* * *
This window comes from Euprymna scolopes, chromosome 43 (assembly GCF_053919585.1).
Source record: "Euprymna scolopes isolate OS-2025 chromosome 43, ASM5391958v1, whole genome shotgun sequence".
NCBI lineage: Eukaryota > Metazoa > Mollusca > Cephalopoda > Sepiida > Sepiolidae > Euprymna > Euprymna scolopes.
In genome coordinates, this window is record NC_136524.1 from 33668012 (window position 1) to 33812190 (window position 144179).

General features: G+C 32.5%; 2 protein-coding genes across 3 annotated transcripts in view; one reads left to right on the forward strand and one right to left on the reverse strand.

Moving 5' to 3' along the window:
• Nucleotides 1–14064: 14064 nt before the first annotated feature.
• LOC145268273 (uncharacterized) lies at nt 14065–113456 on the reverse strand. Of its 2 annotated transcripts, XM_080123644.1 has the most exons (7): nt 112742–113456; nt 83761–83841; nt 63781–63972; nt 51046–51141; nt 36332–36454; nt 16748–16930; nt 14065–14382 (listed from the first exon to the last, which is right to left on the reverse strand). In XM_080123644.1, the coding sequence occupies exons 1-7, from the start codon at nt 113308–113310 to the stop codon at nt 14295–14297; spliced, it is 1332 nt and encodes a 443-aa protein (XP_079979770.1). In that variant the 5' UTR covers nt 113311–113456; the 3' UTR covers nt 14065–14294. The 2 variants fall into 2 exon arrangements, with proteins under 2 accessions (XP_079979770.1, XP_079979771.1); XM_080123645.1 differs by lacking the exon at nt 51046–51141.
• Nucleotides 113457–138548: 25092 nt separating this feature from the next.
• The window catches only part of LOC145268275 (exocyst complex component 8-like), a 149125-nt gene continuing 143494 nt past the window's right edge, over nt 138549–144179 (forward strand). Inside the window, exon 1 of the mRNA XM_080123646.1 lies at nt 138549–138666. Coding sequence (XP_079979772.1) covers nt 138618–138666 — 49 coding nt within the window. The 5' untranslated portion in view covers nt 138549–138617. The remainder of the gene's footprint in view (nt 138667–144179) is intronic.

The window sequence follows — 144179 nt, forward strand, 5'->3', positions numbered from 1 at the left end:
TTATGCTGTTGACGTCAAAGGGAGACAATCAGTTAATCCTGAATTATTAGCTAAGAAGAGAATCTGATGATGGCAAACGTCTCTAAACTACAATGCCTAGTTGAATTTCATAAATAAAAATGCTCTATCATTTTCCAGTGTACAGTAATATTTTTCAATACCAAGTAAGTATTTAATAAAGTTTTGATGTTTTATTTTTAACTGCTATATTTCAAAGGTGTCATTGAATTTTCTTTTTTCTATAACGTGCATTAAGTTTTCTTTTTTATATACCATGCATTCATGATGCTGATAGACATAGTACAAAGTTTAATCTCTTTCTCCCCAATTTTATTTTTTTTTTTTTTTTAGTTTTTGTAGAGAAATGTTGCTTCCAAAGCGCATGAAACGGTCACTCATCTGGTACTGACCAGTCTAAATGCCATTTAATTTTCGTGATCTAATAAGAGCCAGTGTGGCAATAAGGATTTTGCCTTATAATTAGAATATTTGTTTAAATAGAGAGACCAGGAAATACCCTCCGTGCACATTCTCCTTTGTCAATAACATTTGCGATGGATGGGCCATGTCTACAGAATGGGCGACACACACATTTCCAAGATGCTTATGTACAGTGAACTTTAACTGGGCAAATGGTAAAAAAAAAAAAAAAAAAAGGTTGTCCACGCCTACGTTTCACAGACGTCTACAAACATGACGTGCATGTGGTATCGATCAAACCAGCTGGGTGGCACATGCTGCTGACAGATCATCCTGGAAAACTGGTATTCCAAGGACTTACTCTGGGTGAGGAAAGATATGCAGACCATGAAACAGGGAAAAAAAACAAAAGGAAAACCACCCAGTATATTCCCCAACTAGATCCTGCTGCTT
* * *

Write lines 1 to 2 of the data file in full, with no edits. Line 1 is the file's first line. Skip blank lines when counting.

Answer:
This window comes from Euprymna scolopes, chromosome 43 (assembly GCF_053919585.1).
Source record: "Euprymna scolopes isolate OS-2025 chromosome 43, ASM5391958v1, whole genome shotgun sequence".